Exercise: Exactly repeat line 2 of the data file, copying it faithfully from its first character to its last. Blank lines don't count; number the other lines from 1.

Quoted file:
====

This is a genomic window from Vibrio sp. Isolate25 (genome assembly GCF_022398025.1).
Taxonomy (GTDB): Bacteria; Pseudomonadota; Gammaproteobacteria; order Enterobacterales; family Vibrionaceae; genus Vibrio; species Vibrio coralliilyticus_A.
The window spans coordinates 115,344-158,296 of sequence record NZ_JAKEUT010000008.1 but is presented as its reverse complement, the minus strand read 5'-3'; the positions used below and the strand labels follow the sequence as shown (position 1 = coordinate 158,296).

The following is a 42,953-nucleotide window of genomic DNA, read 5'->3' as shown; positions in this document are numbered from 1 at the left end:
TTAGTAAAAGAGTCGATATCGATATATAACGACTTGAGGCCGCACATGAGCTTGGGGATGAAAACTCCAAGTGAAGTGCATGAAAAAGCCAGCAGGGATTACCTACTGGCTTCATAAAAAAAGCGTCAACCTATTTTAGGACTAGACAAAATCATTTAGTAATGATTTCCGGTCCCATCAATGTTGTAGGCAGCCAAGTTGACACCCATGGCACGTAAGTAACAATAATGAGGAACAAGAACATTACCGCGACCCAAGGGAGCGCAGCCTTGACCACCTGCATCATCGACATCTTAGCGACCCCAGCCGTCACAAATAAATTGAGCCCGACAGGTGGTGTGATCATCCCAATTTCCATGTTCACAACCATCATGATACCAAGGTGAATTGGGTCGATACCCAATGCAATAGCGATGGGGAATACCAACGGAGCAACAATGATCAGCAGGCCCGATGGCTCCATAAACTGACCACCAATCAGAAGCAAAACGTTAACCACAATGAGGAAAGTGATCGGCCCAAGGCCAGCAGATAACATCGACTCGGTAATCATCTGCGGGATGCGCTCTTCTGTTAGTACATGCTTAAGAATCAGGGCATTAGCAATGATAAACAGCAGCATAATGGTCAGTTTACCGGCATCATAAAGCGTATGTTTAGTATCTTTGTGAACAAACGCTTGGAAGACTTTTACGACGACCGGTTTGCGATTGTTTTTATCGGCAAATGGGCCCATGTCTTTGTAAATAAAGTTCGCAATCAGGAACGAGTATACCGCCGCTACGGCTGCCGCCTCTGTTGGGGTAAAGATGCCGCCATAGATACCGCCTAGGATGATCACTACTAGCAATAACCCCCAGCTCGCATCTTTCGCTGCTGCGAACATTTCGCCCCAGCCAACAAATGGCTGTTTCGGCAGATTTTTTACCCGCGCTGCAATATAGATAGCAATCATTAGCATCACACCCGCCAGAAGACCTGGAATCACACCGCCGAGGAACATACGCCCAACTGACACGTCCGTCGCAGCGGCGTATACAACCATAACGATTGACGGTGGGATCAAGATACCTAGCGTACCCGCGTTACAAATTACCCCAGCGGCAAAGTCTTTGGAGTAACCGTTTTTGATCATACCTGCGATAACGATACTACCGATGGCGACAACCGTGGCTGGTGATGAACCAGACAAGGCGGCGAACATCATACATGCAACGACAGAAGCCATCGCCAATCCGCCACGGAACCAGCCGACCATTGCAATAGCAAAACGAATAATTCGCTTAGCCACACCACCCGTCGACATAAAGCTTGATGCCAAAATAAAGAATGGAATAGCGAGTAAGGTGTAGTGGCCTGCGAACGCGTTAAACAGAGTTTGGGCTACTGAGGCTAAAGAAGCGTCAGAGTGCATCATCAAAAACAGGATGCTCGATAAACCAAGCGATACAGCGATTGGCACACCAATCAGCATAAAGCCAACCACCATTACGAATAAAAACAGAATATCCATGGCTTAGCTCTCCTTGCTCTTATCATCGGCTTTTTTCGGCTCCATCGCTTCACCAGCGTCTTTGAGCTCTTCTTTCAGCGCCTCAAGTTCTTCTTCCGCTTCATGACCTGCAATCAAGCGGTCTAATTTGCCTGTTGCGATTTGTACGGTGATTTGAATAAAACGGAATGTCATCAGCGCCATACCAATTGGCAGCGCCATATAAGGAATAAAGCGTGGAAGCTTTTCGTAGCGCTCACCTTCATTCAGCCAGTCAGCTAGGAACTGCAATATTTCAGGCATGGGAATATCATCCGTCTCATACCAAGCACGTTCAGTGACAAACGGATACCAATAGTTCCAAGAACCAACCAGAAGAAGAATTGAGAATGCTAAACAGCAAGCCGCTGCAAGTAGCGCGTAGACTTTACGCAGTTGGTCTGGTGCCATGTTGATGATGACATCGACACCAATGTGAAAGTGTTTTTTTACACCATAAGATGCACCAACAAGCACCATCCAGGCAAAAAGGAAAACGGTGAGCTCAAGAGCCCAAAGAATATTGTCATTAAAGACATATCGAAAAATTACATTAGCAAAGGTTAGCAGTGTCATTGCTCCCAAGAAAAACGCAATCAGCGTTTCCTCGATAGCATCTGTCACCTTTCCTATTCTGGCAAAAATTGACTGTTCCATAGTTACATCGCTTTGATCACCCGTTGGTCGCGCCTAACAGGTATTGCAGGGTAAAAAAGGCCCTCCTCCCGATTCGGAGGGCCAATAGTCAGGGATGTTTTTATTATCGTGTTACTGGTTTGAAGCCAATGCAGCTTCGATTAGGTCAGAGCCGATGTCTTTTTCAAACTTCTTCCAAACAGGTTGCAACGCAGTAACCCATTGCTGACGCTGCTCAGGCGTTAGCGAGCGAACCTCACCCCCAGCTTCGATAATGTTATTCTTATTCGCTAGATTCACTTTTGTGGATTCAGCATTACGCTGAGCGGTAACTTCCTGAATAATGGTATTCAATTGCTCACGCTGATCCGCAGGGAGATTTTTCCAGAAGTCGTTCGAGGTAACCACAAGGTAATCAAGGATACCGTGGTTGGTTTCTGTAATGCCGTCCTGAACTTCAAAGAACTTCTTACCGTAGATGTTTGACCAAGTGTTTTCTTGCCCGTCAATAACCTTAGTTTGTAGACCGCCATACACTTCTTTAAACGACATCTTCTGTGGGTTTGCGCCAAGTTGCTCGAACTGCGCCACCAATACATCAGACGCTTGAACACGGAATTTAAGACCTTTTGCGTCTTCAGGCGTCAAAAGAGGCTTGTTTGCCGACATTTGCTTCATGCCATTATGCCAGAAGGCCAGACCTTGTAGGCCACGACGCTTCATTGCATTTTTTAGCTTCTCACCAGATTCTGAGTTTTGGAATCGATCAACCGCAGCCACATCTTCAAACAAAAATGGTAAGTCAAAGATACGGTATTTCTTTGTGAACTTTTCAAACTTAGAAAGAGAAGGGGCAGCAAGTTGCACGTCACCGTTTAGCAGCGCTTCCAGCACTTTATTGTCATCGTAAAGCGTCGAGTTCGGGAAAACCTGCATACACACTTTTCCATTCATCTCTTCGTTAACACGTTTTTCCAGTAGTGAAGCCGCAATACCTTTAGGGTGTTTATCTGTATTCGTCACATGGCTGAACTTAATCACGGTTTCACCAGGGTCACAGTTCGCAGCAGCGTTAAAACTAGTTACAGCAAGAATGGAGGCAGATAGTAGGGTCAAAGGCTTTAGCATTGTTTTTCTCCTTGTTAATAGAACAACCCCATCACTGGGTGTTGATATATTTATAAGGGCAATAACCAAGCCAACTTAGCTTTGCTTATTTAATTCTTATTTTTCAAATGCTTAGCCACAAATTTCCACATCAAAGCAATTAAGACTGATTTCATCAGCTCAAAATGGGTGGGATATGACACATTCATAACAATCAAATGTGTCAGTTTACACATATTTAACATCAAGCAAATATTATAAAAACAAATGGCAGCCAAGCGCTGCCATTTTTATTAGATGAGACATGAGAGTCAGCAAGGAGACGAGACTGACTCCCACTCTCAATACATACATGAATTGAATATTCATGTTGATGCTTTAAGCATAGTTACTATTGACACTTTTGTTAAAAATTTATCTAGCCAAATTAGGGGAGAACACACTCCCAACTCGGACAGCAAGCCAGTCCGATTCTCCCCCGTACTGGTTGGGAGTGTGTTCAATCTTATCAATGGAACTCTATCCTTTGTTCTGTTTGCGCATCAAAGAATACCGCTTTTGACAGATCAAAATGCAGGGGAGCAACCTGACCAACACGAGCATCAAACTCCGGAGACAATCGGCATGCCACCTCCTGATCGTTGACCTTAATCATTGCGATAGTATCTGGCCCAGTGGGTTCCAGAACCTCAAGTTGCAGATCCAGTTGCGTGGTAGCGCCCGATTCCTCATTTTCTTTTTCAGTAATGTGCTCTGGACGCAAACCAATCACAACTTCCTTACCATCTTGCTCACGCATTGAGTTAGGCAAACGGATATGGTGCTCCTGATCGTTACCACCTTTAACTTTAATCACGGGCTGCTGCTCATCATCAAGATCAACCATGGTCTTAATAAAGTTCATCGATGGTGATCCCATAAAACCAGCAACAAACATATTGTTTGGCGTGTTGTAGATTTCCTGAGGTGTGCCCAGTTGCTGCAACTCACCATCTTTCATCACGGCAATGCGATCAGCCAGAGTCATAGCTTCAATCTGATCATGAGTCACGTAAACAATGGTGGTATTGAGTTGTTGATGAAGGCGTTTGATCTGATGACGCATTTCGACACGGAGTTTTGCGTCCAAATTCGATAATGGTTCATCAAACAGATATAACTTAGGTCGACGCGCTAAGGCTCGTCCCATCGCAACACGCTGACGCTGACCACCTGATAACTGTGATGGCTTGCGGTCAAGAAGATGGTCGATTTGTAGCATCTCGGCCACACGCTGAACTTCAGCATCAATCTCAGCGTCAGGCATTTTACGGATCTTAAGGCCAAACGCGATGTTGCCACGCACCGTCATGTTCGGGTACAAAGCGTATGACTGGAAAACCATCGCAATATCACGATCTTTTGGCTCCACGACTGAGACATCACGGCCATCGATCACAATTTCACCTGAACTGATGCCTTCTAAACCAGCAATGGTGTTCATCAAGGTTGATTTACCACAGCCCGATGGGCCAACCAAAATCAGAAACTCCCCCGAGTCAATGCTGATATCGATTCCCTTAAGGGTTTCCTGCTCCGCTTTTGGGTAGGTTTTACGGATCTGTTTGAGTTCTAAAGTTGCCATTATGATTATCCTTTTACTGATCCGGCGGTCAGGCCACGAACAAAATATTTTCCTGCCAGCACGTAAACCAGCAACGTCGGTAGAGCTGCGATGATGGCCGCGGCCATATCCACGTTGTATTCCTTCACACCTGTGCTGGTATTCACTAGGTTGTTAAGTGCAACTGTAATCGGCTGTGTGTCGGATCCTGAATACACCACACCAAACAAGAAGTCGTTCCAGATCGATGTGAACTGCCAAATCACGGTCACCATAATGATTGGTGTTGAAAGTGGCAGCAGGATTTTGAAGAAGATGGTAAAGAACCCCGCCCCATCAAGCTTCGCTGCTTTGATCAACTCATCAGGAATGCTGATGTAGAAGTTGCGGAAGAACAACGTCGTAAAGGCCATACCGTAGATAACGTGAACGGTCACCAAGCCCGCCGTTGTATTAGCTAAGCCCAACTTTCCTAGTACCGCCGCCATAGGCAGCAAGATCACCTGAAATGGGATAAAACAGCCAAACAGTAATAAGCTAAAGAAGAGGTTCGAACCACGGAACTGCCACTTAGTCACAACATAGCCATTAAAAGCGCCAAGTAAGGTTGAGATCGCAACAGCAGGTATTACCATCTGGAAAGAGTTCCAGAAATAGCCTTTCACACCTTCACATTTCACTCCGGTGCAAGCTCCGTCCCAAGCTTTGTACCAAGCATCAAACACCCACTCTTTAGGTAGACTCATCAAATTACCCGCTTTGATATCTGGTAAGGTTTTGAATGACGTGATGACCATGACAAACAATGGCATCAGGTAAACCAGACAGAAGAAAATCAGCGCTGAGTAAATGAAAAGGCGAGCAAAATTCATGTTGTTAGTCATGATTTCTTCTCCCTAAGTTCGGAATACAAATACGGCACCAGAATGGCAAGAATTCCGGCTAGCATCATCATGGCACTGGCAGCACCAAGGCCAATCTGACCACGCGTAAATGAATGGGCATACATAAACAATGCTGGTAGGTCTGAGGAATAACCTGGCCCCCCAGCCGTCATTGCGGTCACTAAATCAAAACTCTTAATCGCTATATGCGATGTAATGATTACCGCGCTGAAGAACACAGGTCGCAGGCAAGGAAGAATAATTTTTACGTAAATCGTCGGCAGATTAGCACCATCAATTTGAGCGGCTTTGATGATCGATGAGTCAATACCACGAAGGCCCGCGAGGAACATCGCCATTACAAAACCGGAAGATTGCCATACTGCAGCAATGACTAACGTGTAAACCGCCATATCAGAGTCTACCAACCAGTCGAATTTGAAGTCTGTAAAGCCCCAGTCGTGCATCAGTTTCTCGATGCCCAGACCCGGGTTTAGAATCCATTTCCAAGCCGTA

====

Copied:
Taxonomy (GTDB): Bacteria; Pseudomonadota; Gammaproteobacteria; order Enterobacterales; family Vibrionaceae; genus Vibrio; species Vibrio coralliilyticus_A.